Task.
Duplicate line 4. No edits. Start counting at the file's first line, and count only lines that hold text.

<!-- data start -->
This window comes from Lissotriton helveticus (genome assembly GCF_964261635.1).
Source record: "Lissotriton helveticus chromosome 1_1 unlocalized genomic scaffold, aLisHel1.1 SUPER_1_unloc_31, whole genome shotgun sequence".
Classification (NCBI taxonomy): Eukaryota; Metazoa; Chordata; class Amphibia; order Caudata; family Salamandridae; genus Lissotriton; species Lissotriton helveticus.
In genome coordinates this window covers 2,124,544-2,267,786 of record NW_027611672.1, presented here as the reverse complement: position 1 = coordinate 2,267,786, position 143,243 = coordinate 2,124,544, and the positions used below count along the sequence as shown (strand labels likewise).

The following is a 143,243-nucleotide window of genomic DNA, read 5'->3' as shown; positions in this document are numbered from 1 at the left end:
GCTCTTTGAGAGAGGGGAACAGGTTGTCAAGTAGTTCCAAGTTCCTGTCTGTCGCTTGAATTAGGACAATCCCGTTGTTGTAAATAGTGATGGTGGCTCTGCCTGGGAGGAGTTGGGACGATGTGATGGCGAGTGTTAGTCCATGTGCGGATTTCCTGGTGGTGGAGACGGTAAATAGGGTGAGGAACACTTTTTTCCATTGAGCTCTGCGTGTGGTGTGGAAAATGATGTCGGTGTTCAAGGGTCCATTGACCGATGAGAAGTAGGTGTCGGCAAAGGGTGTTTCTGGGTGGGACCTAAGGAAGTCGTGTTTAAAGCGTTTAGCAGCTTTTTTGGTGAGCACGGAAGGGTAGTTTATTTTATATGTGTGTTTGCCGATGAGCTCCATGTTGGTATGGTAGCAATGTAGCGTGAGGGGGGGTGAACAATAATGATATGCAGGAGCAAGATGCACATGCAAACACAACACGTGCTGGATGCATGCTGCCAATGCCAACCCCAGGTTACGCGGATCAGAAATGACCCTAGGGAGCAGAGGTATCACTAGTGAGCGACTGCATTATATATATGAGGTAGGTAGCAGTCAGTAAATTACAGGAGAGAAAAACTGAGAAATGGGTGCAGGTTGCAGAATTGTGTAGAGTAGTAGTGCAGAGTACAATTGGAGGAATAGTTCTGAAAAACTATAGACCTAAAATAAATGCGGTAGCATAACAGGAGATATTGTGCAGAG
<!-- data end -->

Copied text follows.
In genome coordinates this window covers 2,124,544-2,267,786 of record NW_027611672.1, presented here as the reverse complement: position 1 = coordinate 2,267,786, position 143,243 = coordinate 2,124,544, and the positions used below count along the sequence as shown (strand labels likewise).